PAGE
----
FIGS. 2A and 2B show portions of an actuating mechanism 200 for a bipolar vessel sealer that could be employed as an effector 116 of an instrument 110 in system 100 of FIG. 1. Mechanism 200 is described here merely as one example of an actuating mechanism capable of closing an effector to apply sealing pressure during a vessel sealing operation. Many mechanisms capable of implementing this function are known or could be developed and used with a stepped jaw in accordance with embodiments of the present invention as described further below. For example, U.S. Pat. No. 6,206,903, entitled “Surgical Tool with Mechanical Advantage,” which is hereby incorporated by reference in its entirety, describes a wrist mechanism that provides a mechanical advantage to a grasper or forceps that could be electrified and employ stepped jaws in accordance with the present invention.
Mechanism 200 includes a proximal clevis 210 that attaches to the distal end of a main tube of an instrument, a distal clevis 220 rotatably mounted on proximal clevis 210, and an effector 230 mechanically coupled to the distal clevis 220. Mechanism 200 provides wrist movement to control the pitch, yaw, and grip of effector 230. For example, to control the pitch of effector 230, a pair of drive cables 256 (only one of which is visible in FIG. 2A) are connected to distal clevis 220, so that a backend mechanism. (not shown) pulling on either cable 256 causes distal clevis 220 to rotate about a pin 215 in proximal clevis 210 and thereby changes the pitch of effector 230.
Effector 230 includes metal jaws 232 and 234 that are respectively attached to non-conductive extensions 231 and 233. Extensions 231 and 233 can be made of a high strength polymer such as polyetherimide (PEI) to be both insulating and capable of withstanding the torques applied to close effector 230. A non-conductive pin or hub 235 extends through jaws 232 and 234 and extensions 231 and 233, and forces applied to the ends of extensions 231 and 233 cause extensions 231 and 233 and jaws 232 and 234 to rotate about pin 235.
Mechanically coupled to the ends of extensions 231 and 233 are pulleys 222 and 224, respectively. For the mechanical coupling, each pulley 222 or 224 has an attached pin that fits into a matching hole in the corresponding extension 231 or 233. For examples a pin 233, which is visible in FIGS. 2A and 2B, on pulley 222 fits into a hole in extension 231. A similar pin on pulley 224 is not visible in the drawings. When pulley 222 or 224 rotates about a pin 225 of distal clevis 220, the pin on the rotating pulley 222 or 224 causes the attached extension 231 or 233 to rotate about pin 235. For rotation of pulley 222, drive cables 252, which may be the ends of a single cable loop, attach to pulley 222 and extend back around guide pulleys 244 and 242 and from there back through the main tube to the backend mechanism. When the backend mechanism pulls in a length of one of cables 252, pulley 222 rotates causing the end of extension 231 (and correspondingly jaw 232) to move. Similarly, when the backend mechanism pulls in a length of one of cables 254, pulley 224 rotates causing the end of extension 232 (and correspondingly jaw 234) to move. A backend mechanism coupled to cables 252 and 254 can thus cause jaws 232 and 234 to move independently or in a coordinated fashion to open or close effector 230 or change the yaw of effector 230. When closing, the maximum force that jaws 232 can apply without risking damage to mechanism 200 depends on the strengths and moment arms of components of mechanism 200 such as jaws 232 and 234, non-conductive extensions 231 and 233, and cables 252 and 254.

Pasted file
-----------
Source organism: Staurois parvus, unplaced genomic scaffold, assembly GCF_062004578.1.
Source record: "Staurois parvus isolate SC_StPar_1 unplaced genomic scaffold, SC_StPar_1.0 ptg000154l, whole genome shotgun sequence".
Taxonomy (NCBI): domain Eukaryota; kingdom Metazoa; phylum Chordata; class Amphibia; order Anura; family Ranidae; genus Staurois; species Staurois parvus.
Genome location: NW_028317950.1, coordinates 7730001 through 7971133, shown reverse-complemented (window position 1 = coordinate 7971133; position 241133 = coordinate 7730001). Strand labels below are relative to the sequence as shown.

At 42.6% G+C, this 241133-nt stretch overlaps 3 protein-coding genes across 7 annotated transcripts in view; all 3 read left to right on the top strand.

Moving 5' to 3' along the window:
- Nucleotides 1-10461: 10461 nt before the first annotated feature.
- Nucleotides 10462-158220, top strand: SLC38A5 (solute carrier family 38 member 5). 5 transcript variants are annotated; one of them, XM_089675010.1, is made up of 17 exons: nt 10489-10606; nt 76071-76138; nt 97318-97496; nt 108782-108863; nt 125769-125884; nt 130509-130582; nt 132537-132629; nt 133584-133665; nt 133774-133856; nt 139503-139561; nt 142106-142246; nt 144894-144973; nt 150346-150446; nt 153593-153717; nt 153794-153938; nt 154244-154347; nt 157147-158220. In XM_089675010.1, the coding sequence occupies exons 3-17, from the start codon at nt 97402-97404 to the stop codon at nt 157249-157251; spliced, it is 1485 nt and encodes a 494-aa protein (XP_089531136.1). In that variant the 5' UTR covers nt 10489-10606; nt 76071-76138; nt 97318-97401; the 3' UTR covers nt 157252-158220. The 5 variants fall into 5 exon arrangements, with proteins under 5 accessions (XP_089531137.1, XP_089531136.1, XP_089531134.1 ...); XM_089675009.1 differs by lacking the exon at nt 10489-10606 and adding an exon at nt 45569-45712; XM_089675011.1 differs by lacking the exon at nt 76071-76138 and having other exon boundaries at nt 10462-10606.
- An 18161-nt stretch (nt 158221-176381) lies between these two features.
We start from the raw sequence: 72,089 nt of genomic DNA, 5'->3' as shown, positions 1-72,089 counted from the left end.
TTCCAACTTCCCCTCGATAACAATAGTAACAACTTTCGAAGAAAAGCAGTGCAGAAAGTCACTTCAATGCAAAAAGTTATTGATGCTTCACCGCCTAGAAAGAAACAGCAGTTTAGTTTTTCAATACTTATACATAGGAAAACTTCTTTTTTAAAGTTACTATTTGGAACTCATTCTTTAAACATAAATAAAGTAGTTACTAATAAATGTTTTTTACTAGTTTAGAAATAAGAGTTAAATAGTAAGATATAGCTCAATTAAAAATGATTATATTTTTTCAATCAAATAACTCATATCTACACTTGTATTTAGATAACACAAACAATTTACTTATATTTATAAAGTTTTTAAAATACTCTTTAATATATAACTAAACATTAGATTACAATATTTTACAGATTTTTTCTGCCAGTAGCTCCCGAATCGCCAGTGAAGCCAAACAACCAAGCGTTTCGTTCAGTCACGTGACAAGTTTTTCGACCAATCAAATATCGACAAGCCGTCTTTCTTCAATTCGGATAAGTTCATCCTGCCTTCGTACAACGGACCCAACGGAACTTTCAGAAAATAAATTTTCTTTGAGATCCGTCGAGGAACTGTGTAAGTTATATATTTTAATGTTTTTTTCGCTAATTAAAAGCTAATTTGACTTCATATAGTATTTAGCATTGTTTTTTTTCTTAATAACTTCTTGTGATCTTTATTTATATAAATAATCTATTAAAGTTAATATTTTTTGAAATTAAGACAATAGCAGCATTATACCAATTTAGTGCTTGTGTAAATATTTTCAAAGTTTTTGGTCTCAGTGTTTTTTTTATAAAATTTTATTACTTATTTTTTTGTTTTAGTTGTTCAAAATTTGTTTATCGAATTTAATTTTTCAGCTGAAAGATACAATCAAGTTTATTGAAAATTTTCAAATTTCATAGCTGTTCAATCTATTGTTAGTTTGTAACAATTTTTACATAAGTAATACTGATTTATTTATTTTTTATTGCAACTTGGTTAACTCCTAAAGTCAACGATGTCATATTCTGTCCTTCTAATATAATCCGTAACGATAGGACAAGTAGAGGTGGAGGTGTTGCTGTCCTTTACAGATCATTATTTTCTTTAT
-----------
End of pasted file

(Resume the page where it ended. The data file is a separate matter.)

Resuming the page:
For a vessel sealing operation, pulleys 222 and 224 rotate to bring the ends of extensions 231 and 233 towards each other, causing jaws 232 and 234 to close and apply sealing pressure to a vessel caught between jaws 232 and 234. The contact face of jaw 232 includes a raised portion 232A and a recessed portion 232B. The lower elevation of recessed portion 232B keeps recessed portion 232B away from the tissue of the vessel being sealed, so that only the area of raised portion 232A applies the sealing pressure to the vessel. Accordingly, the force and torque applied to jaw 232 depends on the area of raised portion 232A, not the entire area of the face of jaw 232. Additionally, the area of raised portion 232A controls the amount of tissue heated during a sealing operation, and raised portion 232A can be selected to have a small area to minimize thermal spread and minimize the amount of tissue affected during the sealing operation.
Jaw 234 may have raised and recessed portions that respectively match portions 232A and 232B of jaw 232. However, a matched raised portion is not required, and in general, the sealing pressure will be applied in an area corresponding to the overlap of raised portion 232A with a raised portion of the face of jaw 234 or the entire face of jaw 234 if the face of jaw is flat.